If Egypt has to concentrate in the few moments granted to her on points that she deems vital to the universal dialogue for setting the framework of the future of international action within the coming decades, I would like to point out to the following:

First:

All aspirations and expectations discussed, as well as what has been and what is being achieved, should not conceal the fact that a great portion of the world is still suffering from poverty, ignorance and ailments. The world is still facing hazards of wars, scars of terrorism and challenges of other impediments, such as drugs, a lacerated environment, ethnic discrimination, religious intolerance and intellectual extremism. There are also new contemporary ailments, the most notable of which is the escalating and overwhelming desire for hegemony, domination, superciliousness and alienation from democracy in international life, which creates in turn tensions on a large scale at the global level.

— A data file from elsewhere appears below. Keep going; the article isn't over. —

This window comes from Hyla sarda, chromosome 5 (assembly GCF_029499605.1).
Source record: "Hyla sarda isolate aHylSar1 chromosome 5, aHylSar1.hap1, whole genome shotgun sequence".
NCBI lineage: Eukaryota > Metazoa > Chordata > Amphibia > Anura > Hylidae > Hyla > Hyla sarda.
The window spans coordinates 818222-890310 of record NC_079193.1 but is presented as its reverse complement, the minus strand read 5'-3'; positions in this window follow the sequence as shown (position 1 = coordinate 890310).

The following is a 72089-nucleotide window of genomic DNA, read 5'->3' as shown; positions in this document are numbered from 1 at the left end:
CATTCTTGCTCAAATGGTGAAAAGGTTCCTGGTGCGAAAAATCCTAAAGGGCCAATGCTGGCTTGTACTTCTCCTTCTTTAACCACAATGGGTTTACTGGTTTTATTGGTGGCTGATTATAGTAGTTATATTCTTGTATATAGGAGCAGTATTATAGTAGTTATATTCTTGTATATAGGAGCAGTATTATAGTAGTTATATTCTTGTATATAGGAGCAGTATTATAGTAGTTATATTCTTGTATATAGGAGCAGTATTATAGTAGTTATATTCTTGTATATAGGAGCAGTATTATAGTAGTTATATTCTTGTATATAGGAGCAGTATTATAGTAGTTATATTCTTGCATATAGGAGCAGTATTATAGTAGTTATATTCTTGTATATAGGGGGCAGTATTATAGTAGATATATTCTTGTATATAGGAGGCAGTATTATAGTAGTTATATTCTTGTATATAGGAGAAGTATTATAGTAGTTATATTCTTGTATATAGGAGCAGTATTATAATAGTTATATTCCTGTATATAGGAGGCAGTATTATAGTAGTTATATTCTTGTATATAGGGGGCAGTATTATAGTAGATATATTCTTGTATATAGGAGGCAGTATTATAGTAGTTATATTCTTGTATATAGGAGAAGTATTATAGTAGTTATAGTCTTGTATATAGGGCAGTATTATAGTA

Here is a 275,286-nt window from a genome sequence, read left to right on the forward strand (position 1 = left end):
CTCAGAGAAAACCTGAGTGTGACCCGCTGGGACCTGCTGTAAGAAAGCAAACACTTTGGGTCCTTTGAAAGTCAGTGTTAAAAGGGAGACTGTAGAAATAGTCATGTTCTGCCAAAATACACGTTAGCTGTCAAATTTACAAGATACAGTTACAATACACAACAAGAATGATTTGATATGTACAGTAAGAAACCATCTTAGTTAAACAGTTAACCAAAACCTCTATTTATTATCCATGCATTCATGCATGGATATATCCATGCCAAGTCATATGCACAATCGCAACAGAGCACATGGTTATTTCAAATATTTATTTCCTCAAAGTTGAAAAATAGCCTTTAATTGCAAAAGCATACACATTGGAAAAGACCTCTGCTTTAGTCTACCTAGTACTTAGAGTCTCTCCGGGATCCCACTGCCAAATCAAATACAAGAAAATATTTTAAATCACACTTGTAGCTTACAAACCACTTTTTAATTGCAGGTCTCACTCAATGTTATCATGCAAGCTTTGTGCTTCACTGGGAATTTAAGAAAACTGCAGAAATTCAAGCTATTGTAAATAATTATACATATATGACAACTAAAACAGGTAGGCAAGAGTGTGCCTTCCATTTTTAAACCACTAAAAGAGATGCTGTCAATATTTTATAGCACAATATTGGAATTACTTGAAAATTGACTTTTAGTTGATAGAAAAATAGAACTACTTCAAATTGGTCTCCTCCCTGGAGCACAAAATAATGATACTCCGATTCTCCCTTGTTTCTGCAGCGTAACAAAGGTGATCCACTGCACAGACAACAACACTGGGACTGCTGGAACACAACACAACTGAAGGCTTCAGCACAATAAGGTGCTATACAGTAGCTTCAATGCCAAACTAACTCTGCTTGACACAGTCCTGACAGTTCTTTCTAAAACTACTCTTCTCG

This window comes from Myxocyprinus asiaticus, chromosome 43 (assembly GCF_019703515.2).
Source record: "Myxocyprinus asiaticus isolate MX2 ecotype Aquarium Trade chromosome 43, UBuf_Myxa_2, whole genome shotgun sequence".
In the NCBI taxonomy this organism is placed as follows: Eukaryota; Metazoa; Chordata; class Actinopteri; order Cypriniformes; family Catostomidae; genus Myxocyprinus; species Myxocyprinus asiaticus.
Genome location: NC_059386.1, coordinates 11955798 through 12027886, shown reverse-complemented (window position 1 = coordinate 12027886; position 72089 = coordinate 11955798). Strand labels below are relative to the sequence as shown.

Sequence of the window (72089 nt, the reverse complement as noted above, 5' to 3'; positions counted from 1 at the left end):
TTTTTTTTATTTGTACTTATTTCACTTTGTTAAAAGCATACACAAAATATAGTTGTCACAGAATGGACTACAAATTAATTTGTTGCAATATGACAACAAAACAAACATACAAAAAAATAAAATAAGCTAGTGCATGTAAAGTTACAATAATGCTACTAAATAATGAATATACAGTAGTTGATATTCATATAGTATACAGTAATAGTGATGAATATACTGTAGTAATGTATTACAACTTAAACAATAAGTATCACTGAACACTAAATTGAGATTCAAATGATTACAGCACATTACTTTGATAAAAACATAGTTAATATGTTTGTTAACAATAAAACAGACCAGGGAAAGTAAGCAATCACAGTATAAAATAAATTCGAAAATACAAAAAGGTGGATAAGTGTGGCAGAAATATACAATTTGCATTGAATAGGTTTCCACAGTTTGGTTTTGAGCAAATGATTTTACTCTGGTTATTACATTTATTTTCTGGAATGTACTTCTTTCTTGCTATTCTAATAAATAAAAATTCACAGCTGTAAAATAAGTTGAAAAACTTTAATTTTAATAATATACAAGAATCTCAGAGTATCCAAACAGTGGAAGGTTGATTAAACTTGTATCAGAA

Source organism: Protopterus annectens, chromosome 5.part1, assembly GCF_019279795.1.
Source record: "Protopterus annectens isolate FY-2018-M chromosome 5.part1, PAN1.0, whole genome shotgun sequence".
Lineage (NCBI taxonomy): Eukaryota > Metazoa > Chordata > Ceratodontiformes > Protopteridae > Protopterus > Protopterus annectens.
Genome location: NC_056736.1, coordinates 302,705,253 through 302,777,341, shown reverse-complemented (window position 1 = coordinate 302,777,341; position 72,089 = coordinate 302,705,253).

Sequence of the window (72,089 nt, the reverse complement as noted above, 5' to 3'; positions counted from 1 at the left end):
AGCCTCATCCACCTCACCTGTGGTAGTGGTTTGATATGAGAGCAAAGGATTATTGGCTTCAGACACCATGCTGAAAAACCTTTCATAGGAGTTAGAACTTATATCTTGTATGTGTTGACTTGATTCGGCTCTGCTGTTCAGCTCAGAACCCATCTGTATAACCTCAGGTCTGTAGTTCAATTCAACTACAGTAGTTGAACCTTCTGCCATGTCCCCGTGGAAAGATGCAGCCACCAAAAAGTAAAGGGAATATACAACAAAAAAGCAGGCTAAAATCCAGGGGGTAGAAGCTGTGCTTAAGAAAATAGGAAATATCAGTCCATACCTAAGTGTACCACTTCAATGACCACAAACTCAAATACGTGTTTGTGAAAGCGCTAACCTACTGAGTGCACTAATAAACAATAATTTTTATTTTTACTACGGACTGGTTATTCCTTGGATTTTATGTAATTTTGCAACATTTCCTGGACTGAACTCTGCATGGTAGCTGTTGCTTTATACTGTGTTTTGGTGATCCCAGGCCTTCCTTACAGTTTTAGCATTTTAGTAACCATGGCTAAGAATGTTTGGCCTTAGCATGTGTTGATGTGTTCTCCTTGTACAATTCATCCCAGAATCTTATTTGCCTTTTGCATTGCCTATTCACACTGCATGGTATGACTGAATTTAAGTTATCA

Second:

The progress of intellect, expansion of the available information base and opening up of free communicative channels do not and should not mean the spreading of a culture that challenges or wrestles other civilizations. A specific culture should not be intolerant towards other cultures, given their deep-rooted heritage and well-established traditions, as well as their open-mindedness to react and interact with contemporary cultures. Or are we facing a choice between either a dominance imposed on everyone or else a struggle to obliterate such civilizations. There is room for co-existence and harmony between civilizations. It is incumbent upon us to ascertain such co-existence in order to concert our efforts in edifying a new life.